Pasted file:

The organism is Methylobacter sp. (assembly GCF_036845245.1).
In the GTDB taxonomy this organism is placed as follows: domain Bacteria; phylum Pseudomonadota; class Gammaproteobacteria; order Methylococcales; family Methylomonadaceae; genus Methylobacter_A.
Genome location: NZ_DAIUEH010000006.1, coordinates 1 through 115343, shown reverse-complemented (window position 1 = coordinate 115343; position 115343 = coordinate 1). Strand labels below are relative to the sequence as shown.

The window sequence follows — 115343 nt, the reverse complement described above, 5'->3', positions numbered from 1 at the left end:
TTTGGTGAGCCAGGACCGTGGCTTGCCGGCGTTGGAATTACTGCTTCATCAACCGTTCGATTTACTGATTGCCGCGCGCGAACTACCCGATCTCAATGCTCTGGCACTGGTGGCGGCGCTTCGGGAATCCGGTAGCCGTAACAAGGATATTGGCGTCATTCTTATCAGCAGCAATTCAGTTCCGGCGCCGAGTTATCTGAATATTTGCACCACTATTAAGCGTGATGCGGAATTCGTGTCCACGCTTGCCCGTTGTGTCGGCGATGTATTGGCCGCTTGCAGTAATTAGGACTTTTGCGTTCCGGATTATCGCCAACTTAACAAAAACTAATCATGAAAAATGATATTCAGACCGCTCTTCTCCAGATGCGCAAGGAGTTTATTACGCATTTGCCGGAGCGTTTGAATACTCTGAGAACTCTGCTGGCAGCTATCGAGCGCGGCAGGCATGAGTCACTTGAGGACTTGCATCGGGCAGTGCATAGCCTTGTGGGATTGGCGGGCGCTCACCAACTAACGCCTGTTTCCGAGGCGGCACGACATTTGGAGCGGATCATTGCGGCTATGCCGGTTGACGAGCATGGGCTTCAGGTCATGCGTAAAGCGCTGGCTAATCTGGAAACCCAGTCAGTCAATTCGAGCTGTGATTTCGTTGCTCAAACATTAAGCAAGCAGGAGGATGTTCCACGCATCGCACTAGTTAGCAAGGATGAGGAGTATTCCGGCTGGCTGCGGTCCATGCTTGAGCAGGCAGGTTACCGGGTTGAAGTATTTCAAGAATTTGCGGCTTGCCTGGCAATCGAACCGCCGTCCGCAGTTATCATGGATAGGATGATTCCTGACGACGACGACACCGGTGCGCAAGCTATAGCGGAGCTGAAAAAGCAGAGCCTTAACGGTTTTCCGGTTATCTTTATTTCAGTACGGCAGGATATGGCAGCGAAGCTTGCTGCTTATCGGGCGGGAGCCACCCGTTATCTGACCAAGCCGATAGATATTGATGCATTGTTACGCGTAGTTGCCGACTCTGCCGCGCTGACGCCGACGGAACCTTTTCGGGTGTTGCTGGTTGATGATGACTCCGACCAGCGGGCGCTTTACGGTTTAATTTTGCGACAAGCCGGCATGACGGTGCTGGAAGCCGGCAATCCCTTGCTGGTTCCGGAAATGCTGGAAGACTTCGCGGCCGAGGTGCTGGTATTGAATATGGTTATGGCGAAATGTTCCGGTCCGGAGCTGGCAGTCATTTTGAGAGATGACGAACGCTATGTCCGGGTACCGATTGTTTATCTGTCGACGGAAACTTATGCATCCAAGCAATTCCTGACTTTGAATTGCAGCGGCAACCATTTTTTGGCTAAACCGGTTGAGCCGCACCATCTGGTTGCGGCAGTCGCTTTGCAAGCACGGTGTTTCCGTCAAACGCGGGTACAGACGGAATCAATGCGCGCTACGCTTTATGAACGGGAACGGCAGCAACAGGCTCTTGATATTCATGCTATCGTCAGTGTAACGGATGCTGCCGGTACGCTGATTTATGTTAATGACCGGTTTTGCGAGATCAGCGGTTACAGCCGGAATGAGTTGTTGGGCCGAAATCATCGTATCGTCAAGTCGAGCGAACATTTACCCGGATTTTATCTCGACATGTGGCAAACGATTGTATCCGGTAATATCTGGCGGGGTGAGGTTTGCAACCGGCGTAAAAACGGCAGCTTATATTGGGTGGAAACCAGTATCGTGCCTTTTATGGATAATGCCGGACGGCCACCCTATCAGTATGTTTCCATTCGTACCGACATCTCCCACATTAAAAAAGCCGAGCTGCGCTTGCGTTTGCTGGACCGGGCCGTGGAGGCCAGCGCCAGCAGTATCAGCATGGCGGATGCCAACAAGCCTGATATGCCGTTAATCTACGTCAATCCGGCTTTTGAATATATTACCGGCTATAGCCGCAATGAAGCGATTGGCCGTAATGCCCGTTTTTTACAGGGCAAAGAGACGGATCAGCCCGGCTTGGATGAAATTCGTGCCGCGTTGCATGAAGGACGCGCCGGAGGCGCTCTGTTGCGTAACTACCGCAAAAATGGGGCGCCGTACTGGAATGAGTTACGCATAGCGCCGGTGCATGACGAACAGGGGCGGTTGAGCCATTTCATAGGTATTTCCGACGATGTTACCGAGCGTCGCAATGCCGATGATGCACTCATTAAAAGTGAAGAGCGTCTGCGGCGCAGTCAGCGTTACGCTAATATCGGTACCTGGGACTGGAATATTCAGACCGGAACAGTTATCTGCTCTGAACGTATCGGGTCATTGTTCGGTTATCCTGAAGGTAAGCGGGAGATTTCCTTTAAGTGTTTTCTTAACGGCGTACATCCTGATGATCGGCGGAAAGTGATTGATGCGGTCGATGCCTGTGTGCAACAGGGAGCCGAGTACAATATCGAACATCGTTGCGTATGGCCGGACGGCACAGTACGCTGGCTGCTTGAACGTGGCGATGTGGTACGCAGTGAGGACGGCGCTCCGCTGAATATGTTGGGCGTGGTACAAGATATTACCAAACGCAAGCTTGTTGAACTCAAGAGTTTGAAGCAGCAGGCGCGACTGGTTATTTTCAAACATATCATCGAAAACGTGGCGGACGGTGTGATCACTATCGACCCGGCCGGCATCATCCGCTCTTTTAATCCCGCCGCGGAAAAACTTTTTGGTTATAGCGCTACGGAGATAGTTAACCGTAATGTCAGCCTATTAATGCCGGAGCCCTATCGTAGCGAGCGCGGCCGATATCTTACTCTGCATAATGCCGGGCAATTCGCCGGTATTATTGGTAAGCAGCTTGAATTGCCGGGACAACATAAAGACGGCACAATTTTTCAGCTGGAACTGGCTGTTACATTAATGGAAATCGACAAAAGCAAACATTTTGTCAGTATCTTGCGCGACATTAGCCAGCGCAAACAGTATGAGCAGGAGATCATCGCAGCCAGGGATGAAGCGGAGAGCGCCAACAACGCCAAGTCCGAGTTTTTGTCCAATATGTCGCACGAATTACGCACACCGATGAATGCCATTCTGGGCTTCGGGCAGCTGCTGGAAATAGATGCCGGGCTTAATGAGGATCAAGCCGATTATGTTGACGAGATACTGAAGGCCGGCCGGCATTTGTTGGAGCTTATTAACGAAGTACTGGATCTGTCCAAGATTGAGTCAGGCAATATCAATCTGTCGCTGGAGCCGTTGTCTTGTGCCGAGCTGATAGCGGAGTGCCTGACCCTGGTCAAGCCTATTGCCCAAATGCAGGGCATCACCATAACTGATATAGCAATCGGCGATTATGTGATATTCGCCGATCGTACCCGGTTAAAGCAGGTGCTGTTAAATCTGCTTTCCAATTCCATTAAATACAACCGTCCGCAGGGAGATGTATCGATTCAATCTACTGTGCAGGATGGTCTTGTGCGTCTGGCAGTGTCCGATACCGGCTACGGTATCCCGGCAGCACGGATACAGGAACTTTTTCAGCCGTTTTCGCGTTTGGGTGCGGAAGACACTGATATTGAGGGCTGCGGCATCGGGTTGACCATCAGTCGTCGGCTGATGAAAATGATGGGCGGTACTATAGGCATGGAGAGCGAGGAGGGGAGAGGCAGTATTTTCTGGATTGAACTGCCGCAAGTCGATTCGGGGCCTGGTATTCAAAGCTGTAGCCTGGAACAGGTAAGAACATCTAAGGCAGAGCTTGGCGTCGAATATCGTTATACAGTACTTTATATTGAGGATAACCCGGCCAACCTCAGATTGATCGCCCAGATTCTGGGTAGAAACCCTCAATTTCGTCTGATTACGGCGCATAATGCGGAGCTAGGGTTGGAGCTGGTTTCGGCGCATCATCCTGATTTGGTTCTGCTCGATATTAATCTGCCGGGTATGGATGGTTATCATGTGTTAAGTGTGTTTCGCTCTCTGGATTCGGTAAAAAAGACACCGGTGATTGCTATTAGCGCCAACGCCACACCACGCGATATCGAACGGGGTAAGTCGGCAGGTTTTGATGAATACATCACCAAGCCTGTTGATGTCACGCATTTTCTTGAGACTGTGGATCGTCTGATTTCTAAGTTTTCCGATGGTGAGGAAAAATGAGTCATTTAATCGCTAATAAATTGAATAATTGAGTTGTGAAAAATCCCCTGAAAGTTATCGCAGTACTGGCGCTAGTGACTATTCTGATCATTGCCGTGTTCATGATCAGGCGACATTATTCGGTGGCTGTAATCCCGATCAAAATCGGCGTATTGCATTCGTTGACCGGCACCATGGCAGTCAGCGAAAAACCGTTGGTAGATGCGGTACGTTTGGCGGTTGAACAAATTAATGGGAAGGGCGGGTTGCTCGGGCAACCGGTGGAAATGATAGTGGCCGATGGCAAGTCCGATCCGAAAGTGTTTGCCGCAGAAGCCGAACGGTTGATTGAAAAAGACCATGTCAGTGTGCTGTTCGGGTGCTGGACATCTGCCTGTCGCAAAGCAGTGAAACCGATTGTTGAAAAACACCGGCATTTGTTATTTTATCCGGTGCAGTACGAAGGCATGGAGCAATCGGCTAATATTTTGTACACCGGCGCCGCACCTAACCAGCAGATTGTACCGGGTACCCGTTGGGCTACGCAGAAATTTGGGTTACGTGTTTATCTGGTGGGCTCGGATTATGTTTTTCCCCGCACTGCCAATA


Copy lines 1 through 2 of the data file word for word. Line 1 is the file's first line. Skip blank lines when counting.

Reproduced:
The organism is Methylobacter sp. (assembly GCF_036845245.1).
In the GTDB taxonomy this organism is placed as follows: domain Bacteria; phylum Pseudomonadota; class Gammaproteobacteria; order Methylococcales; family Methylomonadaceae; genus Methylobacter_A.